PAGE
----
Why yes, I do believe that I have. And I have also written that the Chinese are not nearly as strong as many seem to think that they are. Both points are worth recalling when we consider a couple of new links to add to our consideration of China’s standing in the international community.
The first link comes from the Economist, and confirms that China is not nearly as adroit in the realm of diplomacy as she used to be:
In the past few weeks China has made a splash with progress on an anti-ship missile and a stealth fighter jet. Every country has legitimate interests and the right to spend money defending them, especially a growing power like China. But even if their purpose is defensive, such weapons will inevitably alarm America and China’s neighbours. In the harmonious world China says it seeks, assertiveness needs to be matched with reassurance and explanation. Yet China undermined the confidence-building visit this week to Beijing of Robert Gates, America’s defence secretary . . . when it staged a test flight of the new jet (see article). It was an unfortunate curtain-raiser for the visit of China’s president, Hu Jintao, to Washington on January 18th.
Sino-American relations have been deteriorating for a year. On his first visit to China in 2009 President Barack Obama was treated with disdain, and the Chinese government reacted with fury when he sanctioned arms sales to Taiwan that were neither a surprise nor game-changing and saw the Dalai Lama—also routine for American presidents. China broke off military-to-military contacts and officials suddenly stopped returning American diplomats’ calls.
[. . .]
China’s recent behaviour is in part the product of a miscalculation, dating from the global financial crisis. Many Chinese believe that America’s power has gone into an inexorable decline. Chinese leaders’ preoccupation with sweeping changes to the Communist Party hierarchy in 2012 may be helping to reinforce this belief. At a time of domestic uncertainty, running down the foreign opposition is popular.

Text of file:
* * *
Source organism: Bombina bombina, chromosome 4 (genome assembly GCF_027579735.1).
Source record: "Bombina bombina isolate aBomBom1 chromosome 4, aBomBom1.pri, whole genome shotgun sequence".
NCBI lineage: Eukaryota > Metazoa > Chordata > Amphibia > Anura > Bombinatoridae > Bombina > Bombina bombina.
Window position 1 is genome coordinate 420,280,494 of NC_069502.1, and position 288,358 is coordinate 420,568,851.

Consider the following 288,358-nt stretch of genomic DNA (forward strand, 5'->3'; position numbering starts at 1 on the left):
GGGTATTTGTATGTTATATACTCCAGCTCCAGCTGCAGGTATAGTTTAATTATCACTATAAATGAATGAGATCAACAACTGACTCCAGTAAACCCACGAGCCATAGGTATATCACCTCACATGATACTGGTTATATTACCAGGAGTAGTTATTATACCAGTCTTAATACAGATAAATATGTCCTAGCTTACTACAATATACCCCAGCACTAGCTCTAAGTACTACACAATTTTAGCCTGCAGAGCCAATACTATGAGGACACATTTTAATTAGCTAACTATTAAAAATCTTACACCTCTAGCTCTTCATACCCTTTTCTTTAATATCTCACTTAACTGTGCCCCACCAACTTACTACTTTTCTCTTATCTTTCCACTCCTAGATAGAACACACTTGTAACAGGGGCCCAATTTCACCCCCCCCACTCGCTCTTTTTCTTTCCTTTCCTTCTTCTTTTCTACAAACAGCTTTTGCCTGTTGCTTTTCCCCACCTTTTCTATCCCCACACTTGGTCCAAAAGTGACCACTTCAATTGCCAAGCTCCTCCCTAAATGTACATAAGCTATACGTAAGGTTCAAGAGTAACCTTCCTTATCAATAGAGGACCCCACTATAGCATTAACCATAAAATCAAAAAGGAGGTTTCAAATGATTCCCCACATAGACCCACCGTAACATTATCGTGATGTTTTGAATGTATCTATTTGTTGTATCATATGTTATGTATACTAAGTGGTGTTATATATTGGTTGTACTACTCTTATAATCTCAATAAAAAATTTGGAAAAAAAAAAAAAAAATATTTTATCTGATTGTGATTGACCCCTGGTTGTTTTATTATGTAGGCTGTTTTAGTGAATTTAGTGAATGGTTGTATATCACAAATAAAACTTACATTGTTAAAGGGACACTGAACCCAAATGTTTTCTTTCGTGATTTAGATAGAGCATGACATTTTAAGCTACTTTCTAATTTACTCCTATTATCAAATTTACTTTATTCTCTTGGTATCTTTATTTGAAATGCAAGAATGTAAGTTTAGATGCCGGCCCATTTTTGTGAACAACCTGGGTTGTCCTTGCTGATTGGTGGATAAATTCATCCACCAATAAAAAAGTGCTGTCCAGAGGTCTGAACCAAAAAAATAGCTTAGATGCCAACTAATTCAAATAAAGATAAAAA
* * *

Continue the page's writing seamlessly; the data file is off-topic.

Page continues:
America is certainly losing clout in relative terms, but it will remain the world’s most fearsome military power for a very long time. If China behaves as though America is weak, and seeks to push back its power, a querulous but well-tended relationship could slide into competition and confrontation and bring about a cold-war stand-off or rivalry for influence in neighbouring states. Already, China’s tough new attitude is having an effect. America has redoubled its commitment to policing the South China Sea. Japan and South Korea have just announced closer defence co-operation. This does not serve China’s interests.
I continue to be amazed at the sudden Chinese propensity to pull a reverse Dale Carnegie on the international stage by angering would-be friends, and influencing countries to balance against Chinese power. (I also continue to be amazed that many commentators who lost no opportunity to excoriate the United States for a supposed loss of soft power are not doing the same when it comes to China, but I suppose that is another issue for another time.) China’s newfound belligerence may well be a predictable outcome of the sudden Chinese propensity to hypernationalism, but the appearance of a rush of power that seems to have made Chinese policymakers febrile with dreams of an exalted hegemonic status has led the Chinese into some very bad decisions on the diplomatic front.
Notice that I wrote about an “appearance of a rush of power.” Appearances, of course, oftentimes fail to match reality. And the reality of the Chinese situation is, well, I’ll let Tom Clougherty have the microphone:
I’m always a little surprised to hear free market economists waxing lyrical about China. True, China has taken some extraordinary steps forward since they began to liberalize their economy, and many people have been lifted out of poverty as a result. But we should not lose sight of the fact that China is still dominated by the state and run by central planners, and that all of the failings of socialism remain present and correct. Indeed, there is a strong case for arguing that much of what we are witnessing in China now is not real growth at all, but rather a bubble driven by easy credit, with resources being misallocated on a grand scale.
[. . .]
I’m no China expert. I don’t know how big the bubble is, and I don’t know when it will burst. But I do know socialism doesn’t work, and that you can’t buck the market forever. Somewhere down the line, central planning always ends in tears.
Read the whole thing. One wonders when the Chinese will realize that they don’t hold the high cards they think they hold.